23      Steven and Donna argue that the trial court acknowledged that Maegan was unfit when it stated in its written order that it was “keenly aware of the fact that some one [sic] looking at the negative factors relating to the mother, … could come to the conclusion that these factors add up to ‘unfitness[.]’”  From that statement, Steven and Donna argue that the only reasonable conclusion based upon the trial court’s factual findings is that Maegan is unfit.

24      We disagree.  The trial court’s fitness finding was the product of its proper exercise of discretion.  Applying the Barstad test to the undisputed facts, and noting that it was Steven and Donna’s burden to show unfitness by clear and convincing evidence, see Robin K. v. Lamanda M., 2006 WI 68, ¶17, 291 Wis. 2d 333, 718 N.W.2d 38 (“In proceedings for the appointment of a guardian, the burden of proof by clear and convincing evidence rests upon the party seeking guardianship.”), the trial court concluded they failed to meet that burden.  The trial court’s conclusion was reasonable and carefully explained.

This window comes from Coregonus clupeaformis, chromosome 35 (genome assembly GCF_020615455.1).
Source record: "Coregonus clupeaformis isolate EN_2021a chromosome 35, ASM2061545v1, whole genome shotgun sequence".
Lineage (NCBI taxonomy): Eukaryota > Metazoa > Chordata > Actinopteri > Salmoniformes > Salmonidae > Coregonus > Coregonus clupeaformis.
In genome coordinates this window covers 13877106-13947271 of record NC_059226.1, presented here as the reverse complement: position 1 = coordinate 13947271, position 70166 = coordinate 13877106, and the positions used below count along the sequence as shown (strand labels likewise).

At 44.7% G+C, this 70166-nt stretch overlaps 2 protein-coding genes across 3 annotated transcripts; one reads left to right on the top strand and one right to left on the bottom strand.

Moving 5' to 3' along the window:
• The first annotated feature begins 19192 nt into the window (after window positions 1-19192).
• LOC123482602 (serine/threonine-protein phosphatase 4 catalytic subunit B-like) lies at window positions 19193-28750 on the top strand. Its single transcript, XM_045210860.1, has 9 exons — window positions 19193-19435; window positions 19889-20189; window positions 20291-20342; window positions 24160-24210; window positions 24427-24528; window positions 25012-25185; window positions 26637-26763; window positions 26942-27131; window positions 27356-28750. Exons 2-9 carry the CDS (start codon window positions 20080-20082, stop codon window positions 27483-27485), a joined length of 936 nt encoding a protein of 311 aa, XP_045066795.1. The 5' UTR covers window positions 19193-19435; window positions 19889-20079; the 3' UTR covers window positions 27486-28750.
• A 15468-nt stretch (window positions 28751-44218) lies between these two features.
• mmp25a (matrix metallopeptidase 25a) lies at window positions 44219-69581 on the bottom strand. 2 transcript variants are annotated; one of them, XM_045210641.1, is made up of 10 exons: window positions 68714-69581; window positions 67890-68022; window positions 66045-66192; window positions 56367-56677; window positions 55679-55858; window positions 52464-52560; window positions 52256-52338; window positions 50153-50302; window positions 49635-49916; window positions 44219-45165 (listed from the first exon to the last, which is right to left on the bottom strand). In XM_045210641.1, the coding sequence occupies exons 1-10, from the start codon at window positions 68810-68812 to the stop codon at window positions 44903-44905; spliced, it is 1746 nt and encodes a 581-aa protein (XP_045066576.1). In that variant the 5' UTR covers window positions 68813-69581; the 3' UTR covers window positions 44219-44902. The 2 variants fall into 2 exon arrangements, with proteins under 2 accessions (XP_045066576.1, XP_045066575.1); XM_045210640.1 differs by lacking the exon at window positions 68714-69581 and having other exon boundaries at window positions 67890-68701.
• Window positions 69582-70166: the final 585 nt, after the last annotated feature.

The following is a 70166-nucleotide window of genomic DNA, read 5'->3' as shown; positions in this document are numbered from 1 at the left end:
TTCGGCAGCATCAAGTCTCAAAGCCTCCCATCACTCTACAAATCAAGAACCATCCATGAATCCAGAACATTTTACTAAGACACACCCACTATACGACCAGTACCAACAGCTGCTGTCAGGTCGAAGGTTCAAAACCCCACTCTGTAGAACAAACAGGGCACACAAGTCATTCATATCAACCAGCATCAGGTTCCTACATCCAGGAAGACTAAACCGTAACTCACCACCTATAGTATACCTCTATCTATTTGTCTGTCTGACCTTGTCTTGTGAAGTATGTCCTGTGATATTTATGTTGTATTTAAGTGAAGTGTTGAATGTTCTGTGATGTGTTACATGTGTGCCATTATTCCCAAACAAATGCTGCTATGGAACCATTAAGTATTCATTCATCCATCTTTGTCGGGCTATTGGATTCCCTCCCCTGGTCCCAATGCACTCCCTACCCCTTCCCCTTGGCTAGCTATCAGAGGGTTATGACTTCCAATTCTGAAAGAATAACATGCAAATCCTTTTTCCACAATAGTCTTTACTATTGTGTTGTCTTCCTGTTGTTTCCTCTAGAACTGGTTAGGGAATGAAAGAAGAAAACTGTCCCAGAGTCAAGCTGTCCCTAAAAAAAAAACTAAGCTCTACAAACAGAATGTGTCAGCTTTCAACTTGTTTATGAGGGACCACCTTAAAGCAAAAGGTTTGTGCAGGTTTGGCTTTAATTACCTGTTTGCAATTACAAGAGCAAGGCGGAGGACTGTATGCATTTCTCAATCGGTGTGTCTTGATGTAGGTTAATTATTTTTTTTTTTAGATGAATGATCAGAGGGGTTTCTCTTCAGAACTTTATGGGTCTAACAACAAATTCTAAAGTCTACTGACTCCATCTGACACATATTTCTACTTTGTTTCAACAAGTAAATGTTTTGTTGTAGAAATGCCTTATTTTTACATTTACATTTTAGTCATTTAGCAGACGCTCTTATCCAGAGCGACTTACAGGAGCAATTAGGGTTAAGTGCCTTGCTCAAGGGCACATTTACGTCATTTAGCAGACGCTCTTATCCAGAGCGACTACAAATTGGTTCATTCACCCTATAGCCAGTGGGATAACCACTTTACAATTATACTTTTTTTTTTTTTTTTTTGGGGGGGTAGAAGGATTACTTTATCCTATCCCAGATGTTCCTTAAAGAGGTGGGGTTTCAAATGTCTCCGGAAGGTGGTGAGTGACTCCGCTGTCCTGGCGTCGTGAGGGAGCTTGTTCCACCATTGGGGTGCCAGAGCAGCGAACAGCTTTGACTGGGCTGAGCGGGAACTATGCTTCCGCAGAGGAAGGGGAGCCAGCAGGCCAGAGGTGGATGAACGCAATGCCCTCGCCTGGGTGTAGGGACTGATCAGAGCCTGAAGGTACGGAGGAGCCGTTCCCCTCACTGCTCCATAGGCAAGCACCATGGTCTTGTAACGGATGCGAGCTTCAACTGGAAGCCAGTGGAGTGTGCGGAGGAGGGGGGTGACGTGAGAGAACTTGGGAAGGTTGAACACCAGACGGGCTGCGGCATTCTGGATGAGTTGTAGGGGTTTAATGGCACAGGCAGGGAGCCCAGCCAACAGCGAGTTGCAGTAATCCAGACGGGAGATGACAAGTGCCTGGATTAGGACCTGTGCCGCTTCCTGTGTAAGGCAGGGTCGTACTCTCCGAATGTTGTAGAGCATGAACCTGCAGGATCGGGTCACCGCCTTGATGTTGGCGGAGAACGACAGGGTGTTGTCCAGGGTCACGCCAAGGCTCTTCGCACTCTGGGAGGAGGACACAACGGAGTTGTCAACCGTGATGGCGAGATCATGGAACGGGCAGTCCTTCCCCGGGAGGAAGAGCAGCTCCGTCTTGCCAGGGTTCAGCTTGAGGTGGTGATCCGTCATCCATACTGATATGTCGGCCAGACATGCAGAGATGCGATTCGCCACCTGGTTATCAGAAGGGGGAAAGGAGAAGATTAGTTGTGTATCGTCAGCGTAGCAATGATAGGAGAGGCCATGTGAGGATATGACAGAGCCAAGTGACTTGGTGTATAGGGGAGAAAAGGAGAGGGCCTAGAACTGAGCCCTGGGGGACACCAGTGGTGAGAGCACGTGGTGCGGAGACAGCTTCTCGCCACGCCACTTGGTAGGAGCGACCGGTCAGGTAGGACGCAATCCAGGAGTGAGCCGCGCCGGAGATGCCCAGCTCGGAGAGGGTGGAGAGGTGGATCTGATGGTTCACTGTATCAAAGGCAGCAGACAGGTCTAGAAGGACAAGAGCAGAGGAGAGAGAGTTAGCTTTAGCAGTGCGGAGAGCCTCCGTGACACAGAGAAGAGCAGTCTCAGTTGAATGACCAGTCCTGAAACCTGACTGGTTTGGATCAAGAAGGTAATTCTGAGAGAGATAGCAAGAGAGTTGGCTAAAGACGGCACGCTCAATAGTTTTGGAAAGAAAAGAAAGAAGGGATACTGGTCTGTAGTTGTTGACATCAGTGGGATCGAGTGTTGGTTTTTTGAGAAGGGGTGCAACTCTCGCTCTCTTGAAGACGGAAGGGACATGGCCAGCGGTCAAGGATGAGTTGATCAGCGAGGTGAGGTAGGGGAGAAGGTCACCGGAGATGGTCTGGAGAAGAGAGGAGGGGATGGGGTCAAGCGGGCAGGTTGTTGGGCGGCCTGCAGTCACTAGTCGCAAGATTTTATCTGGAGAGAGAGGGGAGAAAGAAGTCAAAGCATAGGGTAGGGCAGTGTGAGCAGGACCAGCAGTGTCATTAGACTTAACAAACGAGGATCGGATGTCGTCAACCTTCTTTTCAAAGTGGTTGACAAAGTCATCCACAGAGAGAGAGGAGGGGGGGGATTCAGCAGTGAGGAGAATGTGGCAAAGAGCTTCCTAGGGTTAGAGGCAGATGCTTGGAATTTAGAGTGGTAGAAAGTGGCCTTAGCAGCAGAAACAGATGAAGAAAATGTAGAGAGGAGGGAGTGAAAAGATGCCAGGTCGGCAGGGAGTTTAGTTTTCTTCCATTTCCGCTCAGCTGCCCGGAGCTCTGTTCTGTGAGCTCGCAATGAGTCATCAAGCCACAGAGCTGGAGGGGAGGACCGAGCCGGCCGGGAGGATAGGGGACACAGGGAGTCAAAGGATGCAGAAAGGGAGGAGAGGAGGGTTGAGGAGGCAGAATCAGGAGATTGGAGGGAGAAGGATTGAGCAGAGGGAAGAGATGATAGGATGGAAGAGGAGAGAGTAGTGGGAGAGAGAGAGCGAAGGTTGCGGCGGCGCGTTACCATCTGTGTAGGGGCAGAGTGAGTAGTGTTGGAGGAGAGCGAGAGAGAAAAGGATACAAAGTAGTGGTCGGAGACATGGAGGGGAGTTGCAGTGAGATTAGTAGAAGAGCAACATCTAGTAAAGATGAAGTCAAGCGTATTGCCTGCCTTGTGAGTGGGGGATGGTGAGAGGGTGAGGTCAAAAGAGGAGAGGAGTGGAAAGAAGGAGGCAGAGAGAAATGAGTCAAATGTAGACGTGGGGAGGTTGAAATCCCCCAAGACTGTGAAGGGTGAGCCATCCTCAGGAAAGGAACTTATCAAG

25      Steven and Donna essentially argue that the trial court improperly weighed the facts.  For example, they cite to Maegan’s marijuana usage, her involvement in a street fight, her profanity, and her association with individuals with a criminal record, as outweighing any of the factors which support a finding that she is a fit and able parent.  However, the trial court weighed the factors differently and explained its reasoning in a detailed order.

26      The trial court acknowledged that Maegan smoked marijuana several times a week while on medication, and that she apparently believed that use of marijuana, alcohol, and profanity were acceptable.  Nonetheless, the court noted that Steven and Donna had produced no evidence demonstrating that Maegan had ever done anything unsafe or harmed her children while high or that Maegan’s beliefs harmed her children.  Furthermore, the trial court noted that, while it found the YouTube video of Maegan in a street fight “at best disgusting,” her children were not present during the fight.  The trial court also faulted Maegan for associating with an individual who would brandish a gun in her home, but noted that she handled the situation correctly by calling the police.